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A CurtainUp Review
Maximum Risk

"Imagine what happens when a cowboy, a pretty lady and a gentleman play with ropes and knives…" So state the posters and programs for Maximum Risk. Don't let your imagination race too fast, however, or you'll fly right by this production. There is no knife-on-rope action here, or anything surprisingly creative, but if you enter the theater without expectations, you just may be horrified, shocked, and entertained by this two-hour spectacle that promises to break an obscure world record every night.

Chris McDaniel is our Buffalo Bill cowboy. What starts off as an awkward swagger accompanied by too-scripted talk warms up into a relaxed rapport with the audience. Almost the entire first half hour has McDaniel illustrating and explaining the art of the lasso. The rest of this short first act includes one quick knife throw by Throwdini, a body-bending dance by Ekaterina, and performances by special guests.

The cast then takes an intermission, offering the audience a chance to stop at the basement's watering hole while they set the stage for record-breaking knife throwing. After some semi-entertaining singing and schtick-ing by McDaniel and Ekaterina, we get to the crux of the evening. With our cowboy as M.C., and Ekaterina as the target girl (isn't it ironic that the title "target girl" is given to the exact person the knife thrower wants most to miss?), Throwdini begins to prove himself worthy of his name.

Various sizes and shapes of knives are thrown, and most every time McDaniel and Ekaterina put muscle into removing the metal from the board. They then comment about how this proved that the knives were actually being thrown and not mechanically coming from the back. The reality of what I was watching sunk in on me during a "blind throw," during which Ekaterina, pressed up against the board, reached out and smacked a spot not covered by her body. A blindfolded Throwdini then waited a moment and took aim at this spot. About halfway through this stunt, Ekaterina smacked a spot enthusiastically. Instead of Throwdini propelling a knife, he shook his sack-covered head which caused Ekaterina to re-hit the board crisply (the first time he had not heard the sound direction clearly enough, and he was not risking the throw). This was the show's second most tension filled segment. With the audience completely silent, with mouths agape, they prepared and then executed the evening's world record. On the night I attended they were creating a completely new world record -- to see how many knives Throwdini could throw at Ekaterina in one minute, letting fly three at a time. Apparently on that June 27th night, this new official record was to be 97.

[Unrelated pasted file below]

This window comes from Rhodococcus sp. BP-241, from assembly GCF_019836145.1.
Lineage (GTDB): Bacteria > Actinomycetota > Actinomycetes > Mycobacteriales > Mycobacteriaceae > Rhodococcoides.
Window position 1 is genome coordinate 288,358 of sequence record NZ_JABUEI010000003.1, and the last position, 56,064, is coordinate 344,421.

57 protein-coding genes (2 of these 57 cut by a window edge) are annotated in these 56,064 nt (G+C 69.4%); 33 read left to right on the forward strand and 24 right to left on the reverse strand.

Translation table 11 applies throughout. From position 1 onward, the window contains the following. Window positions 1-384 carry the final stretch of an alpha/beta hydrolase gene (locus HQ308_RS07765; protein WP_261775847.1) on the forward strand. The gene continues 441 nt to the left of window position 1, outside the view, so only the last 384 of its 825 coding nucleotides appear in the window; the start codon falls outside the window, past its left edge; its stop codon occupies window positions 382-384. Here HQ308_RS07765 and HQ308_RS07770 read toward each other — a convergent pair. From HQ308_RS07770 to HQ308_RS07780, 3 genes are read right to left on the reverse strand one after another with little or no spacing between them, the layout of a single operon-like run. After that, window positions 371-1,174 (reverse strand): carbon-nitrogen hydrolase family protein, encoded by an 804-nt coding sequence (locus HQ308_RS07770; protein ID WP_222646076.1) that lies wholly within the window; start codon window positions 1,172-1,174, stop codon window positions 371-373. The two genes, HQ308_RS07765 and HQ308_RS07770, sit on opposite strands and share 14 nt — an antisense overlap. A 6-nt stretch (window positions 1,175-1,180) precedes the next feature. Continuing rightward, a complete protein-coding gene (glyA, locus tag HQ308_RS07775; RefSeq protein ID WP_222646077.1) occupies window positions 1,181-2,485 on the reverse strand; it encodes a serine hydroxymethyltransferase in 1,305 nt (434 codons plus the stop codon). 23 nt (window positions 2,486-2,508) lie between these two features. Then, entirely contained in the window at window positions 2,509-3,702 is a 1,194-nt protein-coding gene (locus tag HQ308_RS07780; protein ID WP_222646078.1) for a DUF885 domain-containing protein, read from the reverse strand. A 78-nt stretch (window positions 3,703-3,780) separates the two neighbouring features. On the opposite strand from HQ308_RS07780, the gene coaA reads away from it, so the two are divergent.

The special guests were the Pontani Sisters, one of those Post-Modern Vaudeville groups who perform regularly around the city. Though their costumes and dances were cute, only two out of three sisters were on the same beat. And frankly, Ekaterina's presence and energy (McDaniel rightly dubs her, "The Sparkle of the show"), not to mention her gorgeous looks or contortionist abilities, make her the most watchable person on stage.

The attempts to make it a more theatrical event came across as amateur and the show could stand to be cut way down in length -- but I can now say I've seen a world champion rhythmic gymnast get 97 knives thrown at her within a minute.

Created By David R. Adamovich and Chris McDaniel
Written by Chris McDaniel and Simon Lovell
Directed by Simon Lovell
Performed by: Chris McDaniel, The Great Throwdini, Ekaterina, and weekly special guests SoHo Playhouse, 15 Vandam Street (Between 6th Ave and Varick St.) 212.691.1555
From 6/13/05 for an open-ended run; opening 6/27/05
Running time 2 hours, including one 20 minute intermission
Mondays at 8pm, beginning June 13, opening night June 27.
Tickets are $30, $15 students/seniors
Reviewed by Amanda Cooper based on a June 27, 2005 performance.
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